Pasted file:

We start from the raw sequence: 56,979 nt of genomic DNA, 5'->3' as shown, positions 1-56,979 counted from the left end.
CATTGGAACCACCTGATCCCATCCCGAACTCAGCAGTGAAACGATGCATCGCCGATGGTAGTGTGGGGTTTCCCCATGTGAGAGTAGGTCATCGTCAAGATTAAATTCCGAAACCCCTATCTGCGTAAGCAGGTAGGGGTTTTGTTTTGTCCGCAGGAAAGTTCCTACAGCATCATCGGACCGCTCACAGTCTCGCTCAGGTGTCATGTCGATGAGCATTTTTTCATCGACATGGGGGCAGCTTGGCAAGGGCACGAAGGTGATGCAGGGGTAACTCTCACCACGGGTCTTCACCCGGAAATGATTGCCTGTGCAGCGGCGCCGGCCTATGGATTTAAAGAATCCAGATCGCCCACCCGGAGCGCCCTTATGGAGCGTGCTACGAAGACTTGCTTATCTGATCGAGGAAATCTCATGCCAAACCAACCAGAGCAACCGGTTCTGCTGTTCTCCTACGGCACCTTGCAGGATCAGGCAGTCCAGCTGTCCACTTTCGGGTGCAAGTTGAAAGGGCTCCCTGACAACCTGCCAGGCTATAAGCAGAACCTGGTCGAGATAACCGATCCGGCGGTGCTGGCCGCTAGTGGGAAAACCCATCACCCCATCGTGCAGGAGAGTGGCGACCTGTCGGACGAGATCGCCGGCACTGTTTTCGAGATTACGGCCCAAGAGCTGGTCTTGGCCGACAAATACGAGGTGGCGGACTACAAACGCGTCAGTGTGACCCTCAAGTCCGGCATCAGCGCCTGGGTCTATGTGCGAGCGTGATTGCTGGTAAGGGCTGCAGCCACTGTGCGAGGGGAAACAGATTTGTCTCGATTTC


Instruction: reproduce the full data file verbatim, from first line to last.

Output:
We start from the raw sequence: 56,979 nt of genomic DNA, 5'->3' as shown, positions 1-56,979 counted from the left end.
CATTGGAACCACCTGATCCCATCCCGAACTCAGCAGTGAAACGATGCATCGCCGATGGTAGTGTGGGGTTTCCCCATGTGAGAGTAGGTCATCGTCAAGATTAAATTCCGAAACCCCTATCTGCGTAAGCAGGTAGGGGTTTTGTTTTGTCCGCAGGAAAGTTCCTACAGCATCATCGGACCGCTCACAGTCTCGCTCAGGTGTCATGTCGATGAGCATTTTTTCATCGACATGGGGGCAGCTTGGCAAGGGCACGAAGGTGATGCAGGGGTAACTCTCACCACGGGTCTTCACCCGGAAATGATTGCCTGTGCAGCGGCGCCGGCCTATGGATTTAAAGAATCCAGATCGCCCACCCGGAGCGCCCTTATGGAGCGTGCTACGAAGACTTGCTTATCTGATCGAGGAAATCTCATGCCAAACCAACCAGAGCAACCGGTTCTGCTGTTCTCCTACGGCACCTTGCAGGATCAGGCAGTCCAGCTGTCCACTTTCGGGTGCAAGTTGAAAGGGCTCCCTGACAACCTGCCAGGCTATAAGCAGAACCTGGTCGAGATAACCGATCCGGCGGTGCTGGCCGCTAGTGGGAAAACCCATCACCCCATCGTGCAGGAGAGTGGCGACCTGTCGGACGAGATCGCCGGCACTGTTTTCGAGATTACGGCCCAAGAGCTGGTCTTGGCCGACAAATACGAGGTGGCGGACTACAAACGCGTCAGTGTGACCCTCAAGTCCGGCATCAGCGCCTGGGTCTATGTGCGAGCGTGATTGCTGGTAAGGGCTGCAGCCACTGTGCGAGGGGAAACAGATTTGTCTCGATTTC